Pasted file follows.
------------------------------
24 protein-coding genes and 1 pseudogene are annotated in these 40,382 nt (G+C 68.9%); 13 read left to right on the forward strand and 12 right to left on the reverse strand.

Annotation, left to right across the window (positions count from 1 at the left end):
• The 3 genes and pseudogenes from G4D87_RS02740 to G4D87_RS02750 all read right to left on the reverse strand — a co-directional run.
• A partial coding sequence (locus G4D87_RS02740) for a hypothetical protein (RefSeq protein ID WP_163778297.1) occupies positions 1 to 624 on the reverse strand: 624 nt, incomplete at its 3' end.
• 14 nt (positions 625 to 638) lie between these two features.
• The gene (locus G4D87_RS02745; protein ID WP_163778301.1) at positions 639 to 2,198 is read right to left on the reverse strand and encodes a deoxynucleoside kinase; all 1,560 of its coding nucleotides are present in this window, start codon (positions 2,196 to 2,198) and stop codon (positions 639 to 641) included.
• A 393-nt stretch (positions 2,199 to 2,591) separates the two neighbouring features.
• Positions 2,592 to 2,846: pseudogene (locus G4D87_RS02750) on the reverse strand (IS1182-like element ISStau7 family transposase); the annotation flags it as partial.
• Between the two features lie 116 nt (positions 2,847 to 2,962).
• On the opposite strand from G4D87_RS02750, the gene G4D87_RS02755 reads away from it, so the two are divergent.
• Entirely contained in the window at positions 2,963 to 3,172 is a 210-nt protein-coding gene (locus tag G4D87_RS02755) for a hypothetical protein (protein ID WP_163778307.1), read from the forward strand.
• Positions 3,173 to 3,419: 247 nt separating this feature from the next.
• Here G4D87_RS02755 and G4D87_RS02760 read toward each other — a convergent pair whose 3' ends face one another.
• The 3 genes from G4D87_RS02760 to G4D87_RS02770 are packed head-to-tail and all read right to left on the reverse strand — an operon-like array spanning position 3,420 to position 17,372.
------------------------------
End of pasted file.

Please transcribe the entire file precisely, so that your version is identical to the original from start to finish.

24 protein-coding genes and 1 pseudogene are annotated in these 40,382 nt (G+C 68.9%); 13 read left to right on the forward strand and 12 right to left on the reverse strand.

Annotation, left to right across the window (positions count from 1 at the left end):
• The 3 genes and pseudogenes from G4D87_RS02740 to G4D87_RS02750 all read right to left on the reverse strand — a co-directional run.
• A partial coding sequence (locus G4D87_RS02740) for a hypothetical protein (RefSeq protein ID WP_163778297.1) occupies positions 1 to 624 on the reverse strand: 624 nt, incomplete at its 3' end.
• 14 nt (positions 625 to 638) lie between these two features.
• The gene (locus G4D87_RS02745; protein ID WP_163778301.1) at positions 639 to 2,198 is read right to left on the reverse strand and encodes a deoxynucleoside kinase; all 1,560 of its coding nucleotides are present in this window, start codon (positions 2,196 to 2,198) and stop codon (positions 639 to 641) included.
• A 393-nt stretch (positions 2,199 to 2,591) separates the two neighbouring features.
• Positions 2,592 to 2,846: pseudogene (locus G4D87_RS02750) on the reverse strand (IS1182-like element ISStau7 family transposase); the annotation flags it as partial.
• Between the two features lie 116 nt (positions 2,847 to 2,962).
• On the opposite strand from G4D87_RS02750, the gene G4D87_RS02755 reads away from it, so the two are divergent.
• Entirely contained in the window at positions 2,963 to 3,172 is a 210-nt protein-coding gene (locus tag G4D87_RS02755) for a hypothetical protein (protein ID WP_163778307.1), read from the forward strand.
• Positions 3,173 to 3,419: 247 nt separating this feature from the next.
• Here G4D87_RS02755 and G4D87_RS02760 read toward each other — a convergent pair whose 3' ends face one another.
• The 3 genes from G4D87_RS02760 to G4D87_RS02770 are packed head-to-tail and all read right to left on the reverse strand — an operon-like array spanning position 3,420 to position 17,372.